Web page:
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Death and state funeral of Muhammad Zia-ul-Haq

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Title: Death and state funeral of Muhammad Zia-ul-Haq  
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Subject: Movement for the Restoration of Democracy, History of Pakistan, Pakistan–Soviet Union relations, Shafi–ur–Rehman Commission Report, Political history of Pakistan
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Death and state funeral of Muhammad Zia-ul-Haq

Death and state funeral of Muhammad Zia-ul-Haq
Muhammad Zia-ul-Haq (1924–1988)
Date August 19, 1988 (1988-08-19)
Location Tomb of Zia-ul-Haq in Faisal Mosque in Islamabad, Pakistan
Participants Ghulam Ishaq Khan, officials from the US Embassy in Islamabad, chiefs of staff of armed forces, chairman joint chiefs and other high civic-military officials, and other Western world leaders
Outcome Military investigation and Pakistan's subsequent return to parliamentary democracy.

The State funeral of Muhammad Zia-ul-Haq was held on 19 August 1988 in Shah Faisal Mosque in Islamabad, Pakistan. General Muhammad Zia-ul-Haq was the President of Pakistan and the Chief of Army Staff (COAS) at the time of his death and died in a mysterious C-130 Hercules plane crash on 17 August 1988. Several conspiracy theories exist regarding this incident, as other high-profile civilian and military personnel also died in the crash including the Chairman Joint Chiefs of Staff Committee General Akhtar Abdur Rehman and the United States Ambassador to Pakistan, Arnold Lewis Raphel.

Zia's death was officially announced by Chairman of the Senate of Pakistan, Ghulam Ishaq Khan simultaneously via Pakistani radio and television on 17 August 1988. Zia-ul-Haq was given a state funeral and buried in a specially crafted white marble tomb, adjacent to Shah Faisal Mosque in Islamabad. Khan, Zia's successor as president, also managed Zia-ul-Haq's funeral.

The funeral was attended by key American politicians, U.S. Embassy staff in Islamabad, key personnel of the Pakistan Armed Forces, and chiefs of staff of the Pakistani Army, Navy, Air Force and 30 heads of state, including the presidents of China, Bangladesh, Iran, Turkey and India, the Aga Khan, and representatives of the crowned heads of Saudi Arabia, Jordan, and the United Arab Emirates.


At 4:30 p.m. on 17 August 1988 the VIP flight took off from Bahawalpur Airport. On board the C-130 plane were a total of 31 people, including the President of Pakistan General Muhammad Zia-ul-Haq, the United States Ambassador to Pakistan Arnold Raphel, General Herbert M. Wassom, the chief of the U.S. military mission in Pakistan, and a group of senior officers from Pakistan army.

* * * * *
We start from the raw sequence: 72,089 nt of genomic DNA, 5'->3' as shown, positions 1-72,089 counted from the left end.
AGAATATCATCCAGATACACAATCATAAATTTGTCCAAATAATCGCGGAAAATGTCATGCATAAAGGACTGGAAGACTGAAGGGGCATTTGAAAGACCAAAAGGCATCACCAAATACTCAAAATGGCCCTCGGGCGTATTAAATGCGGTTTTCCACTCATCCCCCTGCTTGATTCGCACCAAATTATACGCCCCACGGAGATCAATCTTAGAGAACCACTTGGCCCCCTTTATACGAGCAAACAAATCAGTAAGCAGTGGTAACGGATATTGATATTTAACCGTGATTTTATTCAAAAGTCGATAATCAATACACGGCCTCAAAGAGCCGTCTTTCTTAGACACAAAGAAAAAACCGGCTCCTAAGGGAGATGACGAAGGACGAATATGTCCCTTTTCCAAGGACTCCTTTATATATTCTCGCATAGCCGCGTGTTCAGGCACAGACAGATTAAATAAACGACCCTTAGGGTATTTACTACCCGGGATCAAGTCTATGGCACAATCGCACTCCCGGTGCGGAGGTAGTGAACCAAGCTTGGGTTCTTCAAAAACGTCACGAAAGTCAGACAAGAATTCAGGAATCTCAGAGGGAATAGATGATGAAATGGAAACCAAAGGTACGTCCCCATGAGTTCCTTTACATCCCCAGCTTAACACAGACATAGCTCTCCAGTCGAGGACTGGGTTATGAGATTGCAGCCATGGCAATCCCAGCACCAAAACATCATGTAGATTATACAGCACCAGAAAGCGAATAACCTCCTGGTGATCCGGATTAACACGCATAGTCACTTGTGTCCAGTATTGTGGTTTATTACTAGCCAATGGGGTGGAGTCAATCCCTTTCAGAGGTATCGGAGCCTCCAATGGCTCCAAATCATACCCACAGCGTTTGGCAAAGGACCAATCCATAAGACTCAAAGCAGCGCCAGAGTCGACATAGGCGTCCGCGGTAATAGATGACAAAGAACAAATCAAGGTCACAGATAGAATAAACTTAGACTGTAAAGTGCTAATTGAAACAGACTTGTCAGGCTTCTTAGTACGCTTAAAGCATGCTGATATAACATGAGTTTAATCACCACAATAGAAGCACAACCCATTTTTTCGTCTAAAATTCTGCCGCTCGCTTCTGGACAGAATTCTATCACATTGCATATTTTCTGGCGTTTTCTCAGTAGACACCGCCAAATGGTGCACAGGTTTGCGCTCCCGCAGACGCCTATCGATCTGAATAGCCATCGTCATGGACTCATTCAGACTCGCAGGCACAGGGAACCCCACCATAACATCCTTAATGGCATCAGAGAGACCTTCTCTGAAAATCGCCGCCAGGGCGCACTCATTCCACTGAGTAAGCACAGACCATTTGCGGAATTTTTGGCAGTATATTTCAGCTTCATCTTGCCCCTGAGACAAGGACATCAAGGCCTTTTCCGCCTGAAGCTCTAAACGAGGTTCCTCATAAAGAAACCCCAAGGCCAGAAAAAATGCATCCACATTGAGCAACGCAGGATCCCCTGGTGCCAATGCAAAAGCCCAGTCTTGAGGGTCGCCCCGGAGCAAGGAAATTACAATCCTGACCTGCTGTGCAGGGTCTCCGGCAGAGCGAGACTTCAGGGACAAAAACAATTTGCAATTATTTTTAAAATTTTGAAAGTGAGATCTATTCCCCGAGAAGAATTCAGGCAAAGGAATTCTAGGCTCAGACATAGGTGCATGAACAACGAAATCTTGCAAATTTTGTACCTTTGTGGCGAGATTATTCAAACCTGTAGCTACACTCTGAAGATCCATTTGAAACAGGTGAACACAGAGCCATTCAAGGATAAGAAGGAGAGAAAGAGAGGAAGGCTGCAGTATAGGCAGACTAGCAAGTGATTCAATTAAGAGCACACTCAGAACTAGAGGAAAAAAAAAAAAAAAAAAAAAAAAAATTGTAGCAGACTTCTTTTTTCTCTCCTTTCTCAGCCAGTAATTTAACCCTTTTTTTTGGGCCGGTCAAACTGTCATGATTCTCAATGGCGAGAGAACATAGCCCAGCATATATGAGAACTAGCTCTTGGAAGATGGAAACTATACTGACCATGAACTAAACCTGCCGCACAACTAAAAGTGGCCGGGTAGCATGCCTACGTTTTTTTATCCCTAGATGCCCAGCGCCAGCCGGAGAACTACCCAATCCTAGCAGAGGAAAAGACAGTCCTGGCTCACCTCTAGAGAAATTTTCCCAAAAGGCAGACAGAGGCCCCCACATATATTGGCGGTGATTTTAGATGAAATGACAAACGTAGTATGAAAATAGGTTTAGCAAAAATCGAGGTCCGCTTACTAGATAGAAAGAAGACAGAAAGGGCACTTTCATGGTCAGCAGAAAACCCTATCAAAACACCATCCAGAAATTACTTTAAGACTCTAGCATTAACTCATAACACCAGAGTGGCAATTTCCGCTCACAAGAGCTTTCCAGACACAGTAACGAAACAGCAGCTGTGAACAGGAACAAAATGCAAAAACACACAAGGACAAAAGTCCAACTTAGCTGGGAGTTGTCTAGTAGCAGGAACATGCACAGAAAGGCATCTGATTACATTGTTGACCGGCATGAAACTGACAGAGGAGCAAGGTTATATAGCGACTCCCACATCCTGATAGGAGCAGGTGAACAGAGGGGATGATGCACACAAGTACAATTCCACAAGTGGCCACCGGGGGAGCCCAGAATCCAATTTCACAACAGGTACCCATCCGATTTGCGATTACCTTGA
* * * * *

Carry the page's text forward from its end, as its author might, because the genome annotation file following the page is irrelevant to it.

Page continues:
For 2 minutes and 30 seconds the plane rose into a clear sky. Takeoff was smooth and without problems. Suddenly the Bahawalpur control tower lost contact, and the plane plunged from the sky and hit the ground with such force that it was blown to pieces and wreckage scattered over a wide area.

The aircraft departed Bahawalpur early, ahead of a storm. The President's C-130 had been fitted with an air-conditioned VIP capsule where Zia and his American guests were seated. It was walled off from the flight crew and a passenger and baggage section in the rear.

Shortly after takeoff, the control tower lost contact with the aircraft. Witnesses cited in Pakistan's official investigation said that the C-130 began to pitch "in an up-and-down motion" while flying low shortly after takeoff before going into a "near-vertical dive", exploding on impact, killing all on board. There were many investigations into this crash but no satisfactory cause was ever found.


Washington sent a team of United States Air Force officers to assist the Pakistanis in the investigation, but the two sides reached sharply different conclusions.

U.S. conclusions

Mrs. Ely-Raphel and Brigadier-General Wassom's widow were both told by U.S. investigators that the crash had been caused by a mechanical problem common with the C-130, and that a similar incident had occurred to a C-130 in Colorado which had narrowly avoided crashing.

Robert Oakley, who replaced Arnold Raphel as U.S. ambassador following the crash and helped to handle the investigation, has also expressed this view. He has pointed out that 20 or 30 C-130s have suffered similar incidents. He has identified the mechanical fault as a problem with the hydraulics in the tail assembly. Although USAF pilots had handled similar emergencies, the Pakistani pilots were less well equipped to do so, lacking C-130 experience and also flying low.[1]

Pakistani conclusions

Some weeks after the crash, a 27-page summary of a secret 365-page report was released by Pakistani investigators in which they said that they had found evidence of possible problems with the aircraft's elevator booster package, as well as frayed or snapped control cables. Analysis by a U.S. lab found "extensive contamination" by brass and aluminium particles in the elevator booster package, but the report said "failure of the elevator control system due to a mechanical ruled out". It cited the aircraft-maker Lockheed as saying that "even with the level of contamination found in the system, they have not normally experienced any problems other than wear".[1]